"Otto, Otto, here!" Zahi said, so excited he could barely form words. In the shadow of the larger coffins was a small, child-sized one. And even through the coating of black it was visibly gold. This was the other side, then, of the man some called "The Pharaoh," and Lara suddenly liked him a lot more. For all the bombast, he really cared so deeply for the past he curated and the discoveries he helped make possible. It reminded her of her own love of archaeological discovery — a love she had sometimes forgot in her recent quests for answers. It was a child-like wonder she saw in Zahi, and she smiled in memory.
It was the dig at Makimuku; a word the child delighted in saying. Near Nara, it was, a place already filled with wonder. Lara had travelled enough with her parents to have no fear of strangers, and these tiny polite people were always smiling at her. The famed Nara deer frightened her, though; they were scruffy-looking, aggressive animals in search of easy handouts. But the woods were incredible with mist twining about the ancient trees and the tall forests of bamboo. And there was the river festival, with little boats floating down stream, each holding a candle like an entire night sky on the move.
They were staying on site, in temporary buildings as elegant and as complete with every necessity as the tiny efficient Japanese apartments. The previous day she'd visited Todai-ji, where she had marveled at the great cast bronze Buddha, familiarly known as Daibutsu. Today her parents had expected her to sleep in, but instead she was up early to help sift: to sift through a cart full of tailings that was sitting right outside her bedroom.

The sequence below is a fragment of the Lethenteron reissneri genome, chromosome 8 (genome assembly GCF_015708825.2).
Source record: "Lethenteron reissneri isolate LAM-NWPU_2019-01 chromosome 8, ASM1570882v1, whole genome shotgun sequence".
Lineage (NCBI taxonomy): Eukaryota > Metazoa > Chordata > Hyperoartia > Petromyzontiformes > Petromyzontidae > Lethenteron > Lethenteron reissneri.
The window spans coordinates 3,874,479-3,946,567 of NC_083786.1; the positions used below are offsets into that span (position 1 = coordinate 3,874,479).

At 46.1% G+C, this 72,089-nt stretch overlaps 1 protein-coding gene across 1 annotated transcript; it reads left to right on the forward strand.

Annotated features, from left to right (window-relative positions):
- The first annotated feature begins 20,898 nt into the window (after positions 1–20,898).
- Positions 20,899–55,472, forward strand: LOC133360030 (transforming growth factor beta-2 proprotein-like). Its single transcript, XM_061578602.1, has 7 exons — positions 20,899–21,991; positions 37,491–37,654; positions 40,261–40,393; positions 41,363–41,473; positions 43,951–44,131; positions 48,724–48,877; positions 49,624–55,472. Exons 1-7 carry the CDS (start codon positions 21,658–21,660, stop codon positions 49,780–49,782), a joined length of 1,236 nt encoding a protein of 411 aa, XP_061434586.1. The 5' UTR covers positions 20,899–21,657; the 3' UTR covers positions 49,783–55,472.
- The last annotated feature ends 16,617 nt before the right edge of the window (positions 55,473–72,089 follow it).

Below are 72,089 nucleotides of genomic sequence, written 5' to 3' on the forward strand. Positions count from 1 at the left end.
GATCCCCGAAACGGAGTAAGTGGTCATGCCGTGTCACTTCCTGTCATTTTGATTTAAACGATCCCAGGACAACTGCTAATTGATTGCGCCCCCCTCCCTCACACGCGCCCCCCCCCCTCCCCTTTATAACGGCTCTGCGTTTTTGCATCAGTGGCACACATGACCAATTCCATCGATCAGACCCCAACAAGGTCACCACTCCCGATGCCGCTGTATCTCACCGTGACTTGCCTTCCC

It was the tiniest flash of green, in the pink morning light that filtered through the surrounding hills. She fished for it with already grubby fingers then, already the professional, reached for a soft bristle brush to gently free it from the matrix of encrusted river sand.
It was the most exquisite little jade pendant. Shaped a bit like Ouroboros, the snake that ate its own tail, and a little more like the magatama beads — half of a Yin/Yang symbol — that had first appeared in the Jomon period, it was both beautiful and obscure. In following months, she and her parents had tried to date it, tried to pin down the period and style, and failed. Given the much more recent period of the subject of their digs, it fell into that peculiar classification that only fringe archaeologists - and non-archaeologists - used; the "OOPArt" or "Out-of-Place Artifact." Meaning it was just as likely something dropped by a recent visitor to Nara, and of no archaeological significance, as it was to belong to the Yayoi period.